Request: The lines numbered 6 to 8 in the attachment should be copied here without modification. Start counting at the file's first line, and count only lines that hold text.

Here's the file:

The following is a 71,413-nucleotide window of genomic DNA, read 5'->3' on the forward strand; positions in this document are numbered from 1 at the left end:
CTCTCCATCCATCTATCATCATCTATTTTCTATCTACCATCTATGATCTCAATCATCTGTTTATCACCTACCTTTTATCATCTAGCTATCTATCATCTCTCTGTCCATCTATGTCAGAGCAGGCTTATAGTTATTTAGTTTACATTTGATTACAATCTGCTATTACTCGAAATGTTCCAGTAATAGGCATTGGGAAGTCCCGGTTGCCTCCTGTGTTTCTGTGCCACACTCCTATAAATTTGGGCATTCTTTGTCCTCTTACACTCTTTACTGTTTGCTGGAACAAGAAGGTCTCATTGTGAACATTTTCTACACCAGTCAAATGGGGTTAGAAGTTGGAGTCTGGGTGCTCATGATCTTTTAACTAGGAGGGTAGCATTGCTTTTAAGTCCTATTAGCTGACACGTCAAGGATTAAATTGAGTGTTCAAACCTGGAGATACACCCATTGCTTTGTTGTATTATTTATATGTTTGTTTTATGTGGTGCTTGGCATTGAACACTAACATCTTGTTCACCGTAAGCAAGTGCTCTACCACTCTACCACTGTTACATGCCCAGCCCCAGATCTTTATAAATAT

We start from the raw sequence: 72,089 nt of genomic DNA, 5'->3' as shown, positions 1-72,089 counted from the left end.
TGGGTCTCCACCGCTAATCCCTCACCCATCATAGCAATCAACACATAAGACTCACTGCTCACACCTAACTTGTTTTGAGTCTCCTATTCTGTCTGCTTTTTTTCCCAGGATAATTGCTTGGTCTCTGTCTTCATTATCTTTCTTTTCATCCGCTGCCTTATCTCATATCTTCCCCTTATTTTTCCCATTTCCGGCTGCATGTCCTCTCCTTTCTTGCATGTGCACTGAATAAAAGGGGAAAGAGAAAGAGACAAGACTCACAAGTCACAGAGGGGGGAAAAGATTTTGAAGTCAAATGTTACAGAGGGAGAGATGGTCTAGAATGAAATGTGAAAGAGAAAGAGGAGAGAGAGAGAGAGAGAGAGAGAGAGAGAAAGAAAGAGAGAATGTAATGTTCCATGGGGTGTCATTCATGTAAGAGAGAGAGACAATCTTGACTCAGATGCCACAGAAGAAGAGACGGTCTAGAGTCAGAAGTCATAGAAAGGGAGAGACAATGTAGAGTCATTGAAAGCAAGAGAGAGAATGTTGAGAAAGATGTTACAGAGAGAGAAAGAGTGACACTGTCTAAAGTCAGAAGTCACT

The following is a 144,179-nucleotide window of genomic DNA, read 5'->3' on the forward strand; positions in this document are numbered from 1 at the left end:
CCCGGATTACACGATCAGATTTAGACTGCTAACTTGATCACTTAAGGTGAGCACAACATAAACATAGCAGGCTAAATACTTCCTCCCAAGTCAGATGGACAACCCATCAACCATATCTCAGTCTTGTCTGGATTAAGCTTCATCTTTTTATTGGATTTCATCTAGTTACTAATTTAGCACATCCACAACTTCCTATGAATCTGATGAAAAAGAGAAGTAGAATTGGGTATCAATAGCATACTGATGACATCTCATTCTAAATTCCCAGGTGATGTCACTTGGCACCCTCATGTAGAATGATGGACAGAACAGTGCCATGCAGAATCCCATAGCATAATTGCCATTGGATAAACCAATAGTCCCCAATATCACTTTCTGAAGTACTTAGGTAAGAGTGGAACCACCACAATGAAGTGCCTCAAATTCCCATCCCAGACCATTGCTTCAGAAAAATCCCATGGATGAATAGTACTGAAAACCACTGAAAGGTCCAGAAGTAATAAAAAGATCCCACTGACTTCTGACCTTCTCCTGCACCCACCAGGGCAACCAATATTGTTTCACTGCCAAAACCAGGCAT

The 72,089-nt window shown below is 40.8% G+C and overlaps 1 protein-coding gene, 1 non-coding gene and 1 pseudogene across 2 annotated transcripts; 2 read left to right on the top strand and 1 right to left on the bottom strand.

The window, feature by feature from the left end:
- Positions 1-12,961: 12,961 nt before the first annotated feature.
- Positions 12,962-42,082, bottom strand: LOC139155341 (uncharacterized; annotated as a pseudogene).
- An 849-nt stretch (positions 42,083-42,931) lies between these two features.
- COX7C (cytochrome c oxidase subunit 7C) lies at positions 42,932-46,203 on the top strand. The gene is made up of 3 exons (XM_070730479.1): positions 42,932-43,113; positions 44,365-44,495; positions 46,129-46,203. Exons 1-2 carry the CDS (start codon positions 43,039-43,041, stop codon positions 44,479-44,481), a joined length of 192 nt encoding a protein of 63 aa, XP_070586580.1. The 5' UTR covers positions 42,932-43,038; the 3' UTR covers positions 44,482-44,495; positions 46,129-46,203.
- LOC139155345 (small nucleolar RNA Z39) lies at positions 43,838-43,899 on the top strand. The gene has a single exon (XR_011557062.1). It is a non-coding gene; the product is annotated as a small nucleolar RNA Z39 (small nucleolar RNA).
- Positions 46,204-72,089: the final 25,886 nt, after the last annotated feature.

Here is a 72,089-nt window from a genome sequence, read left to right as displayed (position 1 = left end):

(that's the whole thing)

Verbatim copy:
CCCGGATTACACGATCAGATTTAGACTGCTAACTTGATCACTTAAGGTGAGCACAACATAAACATAGCAGGCTAAATACTTCCTCCCAAGTCAGATGGACAACCCATCAACCATATCTCAGTCTTGTCTGGATTAAGCTTCATCTTTTTATTGGATTTCATCTAGTTACTAATTTAGCACATCCACAACTTCCTATGAATCTGATGAAAAAGAGAAGTAGAATTGGGTATCAATAGCATACTGATGACATCTCATTCTAAATTCCCAGGTGATGTCACTTGGCACCCTCATGTAGAATGATGGACAGAACAGTGCCATGCAGAATCCCATAGCATAATTGCCATTGGATAAACCAATAGTCCCCAATATCACTTTCTGAAGTACTTAGGTAAGAGTGGAACCACCACAATGAAGTGCCTCAAATTCCCATCCCAGACCATTGCTTCAGAAAAATCCCATGGATGAATAGTACTGAAAACCACTGAAAGGTCCAGAAGTAATAAAAAGATCCCACTGACTTCTGACCTTCTCCTGCACCCACCAGGGCAACCAATATTGTTTCACTGCCAAAACCAGGCAT

The 72,089-nt window shown below is 40.8% G+C and overlaps 1 protein-coding gene, 1 non-coding gene and 1 pseudogene across 2 annotated transcripts; 2 read left to right on the top strand and 1 right to left on the bottom strand.

The window, feature by feature from the left end: